Ann Keiffer


We take our grand-daughter Daisy to the park
for an afternoon of fun. When they turn on
the water-spray play equipment, five-year-old

Daisy can’t wait to get her bathing suit on.
I pull the tiny ruffled pink-turquoise-and
Spandex-sparkly garment from Daisy’s

backpack. She looks up at me. “I need to
go to the restroom to change,” she says.
This is new; she wants privacy, she’s not

such a little girl anymore. Grammy and Papa
have the same thought at the same time:
We can make you an instant changing room

by holding up your beach towel. And we do,
with Daisy wriggling out of her clothes and
into her bathing suit with much giggling

at the fun of being confined inside the small
round column formed by her circled swimming
towel. Okay! And Daisy runs off to spend the

next three hours cavorting in the spray,
mucking with water in sand and on the gravel
path where she spells out words with a stick.

A little while later Grammy has to make a
trip to the restroom herself. As I approach I see
an elderly woman so bent over the front of her

long cotton skirt nearly touches the ground,
her elbow being held by a younger woman
as the older one shuffles forward one laborious

shuffle at a time. I wonder how long ahead of
“having to go” she has had to leave the picnic
table so she will reach the restroom in time.

I go into a stall but can still hear the younger
woman helping the older woman in the door.
Shuffle, shuffle, shuffle, she finally makes it to

the stall next to mine. The door opens and shuts.
A pause. “Where is the flush handle?”
the older woman asks in a quavery voice.“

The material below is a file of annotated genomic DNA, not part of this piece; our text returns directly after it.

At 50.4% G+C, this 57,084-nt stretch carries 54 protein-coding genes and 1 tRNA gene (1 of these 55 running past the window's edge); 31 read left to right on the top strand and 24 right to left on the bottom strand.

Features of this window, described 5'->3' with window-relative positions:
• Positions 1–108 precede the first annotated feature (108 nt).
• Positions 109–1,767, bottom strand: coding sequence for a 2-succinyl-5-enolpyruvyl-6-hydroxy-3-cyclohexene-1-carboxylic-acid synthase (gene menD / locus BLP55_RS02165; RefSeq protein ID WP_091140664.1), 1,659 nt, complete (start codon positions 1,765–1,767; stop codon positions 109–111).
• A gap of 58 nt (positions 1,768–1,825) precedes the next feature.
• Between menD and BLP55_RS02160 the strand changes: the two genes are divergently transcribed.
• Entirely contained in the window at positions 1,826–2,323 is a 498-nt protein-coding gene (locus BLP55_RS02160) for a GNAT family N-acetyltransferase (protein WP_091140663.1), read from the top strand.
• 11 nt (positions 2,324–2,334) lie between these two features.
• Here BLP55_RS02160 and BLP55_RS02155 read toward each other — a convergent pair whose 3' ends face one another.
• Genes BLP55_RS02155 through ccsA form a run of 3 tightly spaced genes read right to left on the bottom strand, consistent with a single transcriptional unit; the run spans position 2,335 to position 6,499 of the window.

“See it on the wall above the toilet?”

Shuffle, turn, “Oh, yes, yes, I see.”

Now the stall’s metal door latch clicks back
back and forth all herky-jerky several times.

“Are you having trouble with the lock?”

“I can’t make it work.”

“Would you like me to hold the door shut for you?

And the quavering voice answers, “Yes.”

I am on the other side of the steel partition
marveling at our need for privacy and bodily
respect, how it starts sometime in the growing-

conscious years of childhood and goes on…
how long? To the end? I know which end of
that continuum I’m inevitably approaching.

I wonder: Who will be there
to hold the door for me?


About Ann

I am interested in the strange beauty of brokenness, in transforming possibility in difficult times, in how we heal even when we can’t get better, in the alchemy of surrender, in the interplay of light and shadow, in the bounty of everyday wonders, in the gift of laughter…and writing about it, all and everything.

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